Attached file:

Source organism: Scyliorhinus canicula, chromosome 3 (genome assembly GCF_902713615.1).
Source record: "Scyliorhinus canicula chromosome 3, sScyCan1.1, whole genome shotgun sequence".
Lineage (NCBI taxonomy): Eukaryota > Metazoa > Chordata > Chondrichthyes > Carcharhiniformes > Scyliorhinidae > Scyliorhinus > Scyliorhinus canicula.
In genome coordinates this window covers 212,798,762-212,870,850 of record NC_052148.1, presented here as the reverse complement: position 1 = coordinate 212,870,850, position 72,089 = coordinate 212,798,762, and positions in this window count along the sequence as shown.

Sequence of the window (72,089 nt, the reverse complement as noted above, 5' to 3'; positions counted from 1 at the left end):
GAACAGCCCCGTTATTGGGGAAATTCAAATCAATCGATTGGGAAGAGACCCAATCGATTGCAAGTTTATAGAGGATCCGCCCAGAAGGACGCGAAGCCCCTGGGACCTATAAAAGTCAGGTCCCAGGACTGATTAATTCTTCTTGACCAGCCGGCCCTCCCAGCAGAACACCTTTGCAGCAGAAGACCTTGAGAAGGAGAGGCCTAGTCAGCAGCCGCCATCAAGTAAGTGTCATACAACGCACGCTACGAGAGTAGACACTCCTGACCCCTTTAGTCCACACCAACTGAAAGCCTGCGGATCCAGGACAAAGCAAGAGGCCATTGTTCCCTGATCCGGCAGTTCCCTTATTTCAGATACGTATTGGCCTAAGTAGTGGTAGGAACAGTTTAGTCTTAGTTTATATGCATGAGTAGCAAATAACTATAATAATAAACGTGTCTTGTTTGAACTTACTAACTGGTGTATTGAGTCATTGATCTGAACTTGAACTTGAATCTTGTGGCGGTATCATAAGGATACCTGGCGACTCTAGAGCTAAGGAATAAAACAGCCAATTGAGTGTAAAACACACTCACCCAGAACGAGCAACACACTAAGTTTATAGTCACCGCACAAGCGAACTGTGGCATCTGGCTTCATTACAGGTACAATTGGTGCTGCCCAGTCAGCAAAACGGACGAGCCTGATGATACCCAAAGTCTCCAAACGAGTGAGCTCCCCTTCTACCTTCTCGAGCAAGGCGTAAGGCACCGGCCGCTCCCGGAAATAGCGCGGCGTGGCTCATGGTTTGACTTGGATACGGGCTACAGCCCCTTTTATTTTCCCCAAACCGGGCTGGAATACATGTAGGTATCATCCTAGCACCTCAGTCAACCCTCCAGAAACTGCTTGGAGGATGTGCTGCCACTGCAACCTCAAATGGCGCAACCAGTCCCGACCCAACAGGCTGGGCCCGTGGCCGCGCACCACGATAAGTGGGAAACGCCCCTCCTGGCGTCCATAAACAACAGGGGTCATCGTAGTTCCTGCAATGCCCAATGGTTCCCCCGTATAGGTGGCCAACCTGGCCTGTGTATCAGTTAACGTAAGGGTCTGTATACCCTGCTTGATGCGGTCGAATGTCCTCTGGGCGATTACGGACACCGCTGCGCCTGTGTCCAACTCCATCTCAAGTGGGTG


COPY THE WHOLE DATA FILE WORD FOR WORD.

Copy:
Source organism: Scyliorhinus canicula, chromosome 3 (genome assembly GCF_902713615.1).
Source record: "Scyliorhinus canicula chromosome 3, sScyCan1.1, whole genome shotgun sequence".
Lineage (NCBI taxonomy): Eukaryota > Metazoa > Chordata > Chondrichthyes > Carcharhiniformes > Scyliorhinidae > Scyliorhinus > Scyliorhinus canicula.
In genome coordinates this window covers 212,798,762-212,870,850 of record NC_052148.1, presented here as the reverse complement: position 1 = coordinate 212,870,850, position 72,089 = coordinate 212,798,762, and positions in this window count along the sequence as shown.

Sequence of the window (72,089 nt, the reverse complement as noted above, 5' to 3'; positions counted from 1 at the left end):
GAACAGCCCCGTTATTGGGGAAATTCAAATCAATCGATTGGGAAGAGACCCAATCGATTGCAAGTTTATAGAGGATCCGCCCAGAAGGACGCGAAGCCCCTGGGACCTATAAAAGTCAGGTCCCAGGACTGATTAATTCTTCTTGACCAGCCGGCCCTCCCAGCAGAACACCTTTGCAGCAGAAGACCTTGAGAAGGAGAGGCCTAGTCAGCAGCCGCCATCAAGTAAGTGTCATACAACGCACGCTACGAGAGTAGACACTCCTGACCCCTTTAGTCCACACCAACTGAAAGCCTGCGGATCCAGGACAAAGCAAGAGGCCATTGTTCCCTGATCCGGCAGTTCCCTTATTTCAGATACGTATTGGCCTAAGTAGTGGTAGGAACAGTTTAGTCTTAGTTTATATGCATGAGTAGCAAATAACTATAATAATAAACGTGTCTTGTTTGAACTTACTAACTGGTGTATTGAGTCATTGATCTGAACTTGAACTTGAATCTTGTGGCGGTATCATAAGGATACCTGGCGACTCTAGAGCTAAGGAATAAAACAGCCAATTGAGTGTAAAACACACTCACCCAGAACGAGCAACACACTAAGTTTATAGTCACCGCACAAGCGAACTGTGGCATCTGGCTTCATTACAGGTACAATTGGTGCTGCCCAGTCAGCAAAACGGACGAGCCTGATGATACCCAAAGTCTCCAAACGAGTGAGCTCCCCTTCTACCTTCTCGAGCAAGGCGTAAGGCACCGGCCGCTCCCGGAAATAGCGCGGCGTGGCTCATGGTTTGACTTGGATACGGGCTACAGCCCCTTTTATTTTCCCCAAACCGGGCTGGAATACATGTAGGTATCATCCTAGCACCTCAGTCAACCCTCCAGAAACTGCTTGGAGGATGTGCTGCCACTGCAACCTCAAATGGCGCAACCAGTCCCGACCCAACAGGCTGGGCCCGTGGCCGCGCACCACGATAAGTGGGAAACGCCCCTCCTGGCGTCCATAAACAACAGGGGTCATCGTAGTTCCTGCAATGCCCAATGGTTCCCCCGTATAGGTGGCCAACCTGGCCTGTGTATCAGTTAACGTAAGGGTCTGTATACCCTGCTTGATGCGGTCGAATGTCCTCTGGGCGATTACGGACACCGCTGCGCCTGTGTCCAACTCCATCTCAAGTGGGTG